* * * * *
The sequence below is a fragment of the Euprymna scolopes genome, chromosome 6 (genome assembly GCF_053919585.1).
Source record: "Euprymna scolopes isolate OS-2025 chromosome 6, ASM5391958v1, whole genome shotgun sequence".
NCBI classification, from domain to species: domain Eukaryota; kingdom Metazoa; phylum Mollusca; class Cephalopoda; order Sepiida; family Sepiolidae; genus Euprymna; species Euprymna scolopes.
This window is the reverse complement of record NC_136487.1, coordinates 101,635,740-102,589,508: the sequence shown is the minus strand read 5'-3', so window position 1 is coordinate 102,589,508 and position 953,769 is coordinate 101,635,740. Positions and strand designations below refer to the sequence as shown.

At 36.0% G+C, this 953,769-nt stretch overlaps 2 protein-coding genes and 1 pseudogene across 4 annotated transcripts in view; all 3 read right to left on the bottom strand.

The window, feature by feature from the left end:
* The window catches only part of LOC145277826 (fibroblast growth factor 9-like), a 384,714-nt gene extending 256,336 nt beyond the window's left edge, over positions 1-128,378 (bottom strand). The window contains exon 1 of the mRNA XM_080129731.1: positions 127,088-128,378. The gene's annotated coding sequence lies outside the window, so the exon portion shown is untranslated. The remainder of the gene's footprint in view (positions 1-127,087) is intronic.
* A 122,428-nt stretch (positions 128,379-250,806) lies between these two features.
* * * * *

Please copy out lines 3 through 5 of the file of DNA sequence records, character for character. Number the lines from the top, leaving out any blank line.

NCBI classification, from domain to species: domain Eukaryota; kingdom Metazoa; phylum Mollusca; class Cephalopoda; order Sepiida; family Sepiolidae; genus Euprymna; species Euprymna scolopes.
This window is the reverse complement of record NC_136487.1, coordinates 101,635,740-102,589,508: the sequence shown is the minus strand read 5'-3', so window position 1 is coordinate 102,589,508 and position 953,769 is coordinate 101,635,740. Positions and strand designations below refer to the sequence as shown.

At 36.0% G+C, this 953,769-nt stretch overlaps 2 protein-coding genes and 1 pseudogene across 4 annotated transcripts in view; all 3 read right to left on the bottom strand.